Are European Granfondos Competetive?

Hello all,
I am living in Netherlands.
In my bucket list there are, Amstel gold race experience, We ride Flanders, and Paris Roubeix challange. These are amateur versions of famous races. Also I want to participate North Brabant granfondo and Amsterdam Granfondo.

When I check the websites and youtube videos of these events, I see that people are quiet relax. Everybody cross the finish line holding hands eachother. They are giving long breaks and drinking beers on feed stations. Even starting time of the events are between 7am and 10am. So you are starting the event when you want to.
I want to race compepetitevly on this races. Is this possible? Are they recording time for every indivuadial in these events?
In my home country every granfondo or amateur event is really competetive. People are finishing with sprint even if they came 800th out of 1000 people.

Not sure where you are from… but all gran fondos here in Italy are extremely competitive… too much to an extent I’d say…


The ones you mentioned are not competitive. You can choose your starting time indeed in a certain slot (the longer the ride, the earlier and narrower the slot). So no group start, thus no real race feel. There’s usually no time recording, although in some instances you get timed on a specific iconic hill. If you want to really compete, there are timed events like the Marmotte, which is very different.
In Belgium / Netherlands we also don’t call these ‘gran fondos’. It’s ‘toertocht’ in Dutch.


For the ones I have done for some folks they are very competitive. Flanders for mates & me has only ever just been a social ride. Apart from my first one where I was the only one (in my group) doing the long one and it was more of a case of getting round after halfway after being in a faster group at the start. Lol, I remember the Koppenberg which was walking only because of the sleet/snow being shoved out of the way by someone taking it too seriously and trying contrary to the signs and 100s of folk walking to try and cycle up and getting rather annoyed (which he let me know) when he fell of just past me. For most folk its just an achievement/ social event, for other folk it a race, it is what you make it.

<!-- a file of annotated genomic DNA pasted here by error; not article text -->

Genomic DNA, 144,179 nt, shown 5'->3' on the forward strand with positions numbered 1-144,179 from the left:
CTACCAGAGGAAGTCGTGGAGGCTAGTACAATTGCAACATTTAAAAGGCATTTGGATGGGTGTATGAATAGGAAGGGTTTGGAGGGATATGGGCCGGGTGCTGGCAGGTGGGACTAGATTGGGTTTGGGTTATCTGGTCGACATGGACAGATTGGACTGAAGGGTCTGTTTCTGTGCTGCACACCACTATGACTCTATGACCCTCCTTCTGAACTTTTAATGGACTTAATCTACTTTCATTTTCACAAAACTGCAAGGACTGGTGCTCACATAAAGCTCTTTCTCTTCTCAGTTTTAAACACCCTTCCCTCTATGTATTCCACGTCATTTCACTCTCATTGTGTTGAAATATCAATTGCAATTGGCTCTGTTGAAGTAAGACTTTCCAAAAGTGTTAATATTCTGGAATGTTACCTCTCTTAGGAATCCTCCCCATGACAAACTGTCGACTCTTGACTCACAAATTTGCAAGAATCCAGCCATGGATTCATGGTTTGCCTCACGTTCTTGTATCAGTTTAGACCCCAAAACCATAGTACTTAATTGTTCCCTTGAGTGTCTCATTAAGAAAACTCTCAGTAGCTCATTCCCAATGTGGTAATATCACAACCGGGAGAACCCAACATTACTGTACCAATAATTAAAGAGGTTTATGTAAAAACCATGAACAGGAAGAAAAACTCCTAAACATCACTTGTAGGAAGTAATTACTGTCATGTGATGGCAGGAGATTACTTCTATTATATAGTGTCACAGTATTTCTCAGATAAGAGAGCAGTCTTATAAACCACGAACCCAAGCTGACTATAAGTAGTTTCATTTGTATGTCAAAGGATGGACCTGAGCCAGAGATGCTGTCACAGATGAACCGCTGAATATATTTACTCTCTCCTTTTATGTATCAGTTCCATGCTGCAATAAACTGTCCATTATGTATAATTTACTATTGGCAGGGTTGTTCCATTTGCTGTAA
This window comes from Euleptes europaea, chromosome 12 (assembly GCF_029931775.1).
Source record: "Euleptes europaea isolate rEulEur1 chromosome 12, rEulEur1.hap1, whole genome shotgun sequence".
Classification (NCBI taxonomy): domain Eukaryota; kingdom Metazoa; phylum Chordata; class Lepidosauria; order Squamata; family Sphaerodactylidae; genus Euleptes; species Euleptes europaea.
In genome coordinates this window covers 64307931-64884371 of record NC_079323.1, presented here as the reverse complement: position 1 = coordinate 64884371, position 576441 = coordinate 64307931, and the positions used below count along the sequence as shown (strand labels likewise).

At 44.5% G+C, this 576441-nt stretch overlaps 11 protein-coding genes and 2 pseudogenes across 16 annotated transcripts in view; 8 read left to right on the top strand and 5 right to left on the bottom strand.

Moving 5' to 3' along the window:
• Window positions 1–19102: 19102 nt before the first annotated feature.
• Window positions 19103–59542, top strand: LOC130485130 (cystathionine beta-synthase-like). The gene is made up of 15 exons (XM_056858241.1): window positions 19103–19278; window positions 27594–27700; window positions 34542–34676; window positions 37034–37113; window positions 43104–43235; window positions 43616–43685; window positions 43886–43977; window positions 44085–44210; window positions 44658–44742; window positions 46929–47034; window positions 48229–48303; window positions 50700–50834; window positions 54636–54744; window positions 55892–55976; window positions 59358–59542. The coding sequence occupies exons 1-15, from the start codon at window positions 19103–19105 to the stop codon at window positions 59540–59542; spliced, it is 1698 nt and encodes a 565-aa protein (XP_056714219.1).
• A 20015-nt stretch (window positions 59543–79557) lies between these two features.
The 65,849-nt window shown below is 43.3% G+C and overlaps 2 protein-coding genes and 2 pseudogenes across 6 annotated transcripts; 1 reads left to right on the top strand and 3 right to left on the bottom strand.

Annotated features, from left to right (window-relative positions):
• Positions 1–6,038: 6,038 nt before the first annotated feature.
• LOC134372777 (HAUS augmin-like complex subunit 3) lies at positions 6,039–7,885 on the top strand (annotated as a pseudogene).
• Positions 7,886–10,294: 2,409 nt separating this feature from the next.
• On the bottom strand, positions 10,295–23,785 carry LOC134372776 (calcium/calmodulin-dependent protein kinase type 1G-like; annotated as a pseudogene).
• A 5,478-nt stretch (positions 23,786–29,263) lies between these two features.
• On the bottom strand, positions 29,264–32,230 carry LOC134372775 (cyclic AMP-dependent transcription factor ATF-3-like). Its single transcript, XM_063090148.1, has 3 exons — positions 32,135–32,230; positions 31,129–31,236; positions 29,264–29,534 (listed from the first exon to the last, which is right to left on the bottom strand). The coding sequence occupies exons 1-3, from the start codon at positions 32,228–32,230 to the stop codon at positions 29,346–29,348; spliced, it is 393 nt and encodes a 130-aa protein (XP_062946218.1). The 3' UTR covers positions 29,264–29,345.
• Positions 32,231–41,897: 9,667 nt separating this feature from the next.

The exception being a smaller fondo I’ve done in Northern France is racing from the start, it impossible to go a social pace until it eventually thins out after pinch points, lol :joy:

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A gran fondo is really just a timed event. It’s not safe to really race it, as you are sharing the road with live traffic.

If you want to race, enter a race. Closed roads, or motorbike/car marshals forming a rolling road closure. Every participant is then there to race and you have real competition.

The exception that I am aware of is the UCI Gran Fondo World series, which are closed roads and very competitive.

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Raced at the front and enjoyed at the back. If you race at the back you look like a weirdo.
If you enjoy the front, still a weirdo but a respected one.


Without the racing it is important to state. Gran Fondos are just grand days out with like minded folk. If you want to race, I’d suggest entering an actual race.

Do you know any amateur race near Netherlands, Belgium, Germany or France? How can I find them?

No clue, I don’t race. I just do ‘toertochten’ like AGR, LBL, Flanders, … :slight_smile:

To race in all those countries, you’d probably need a license in every one.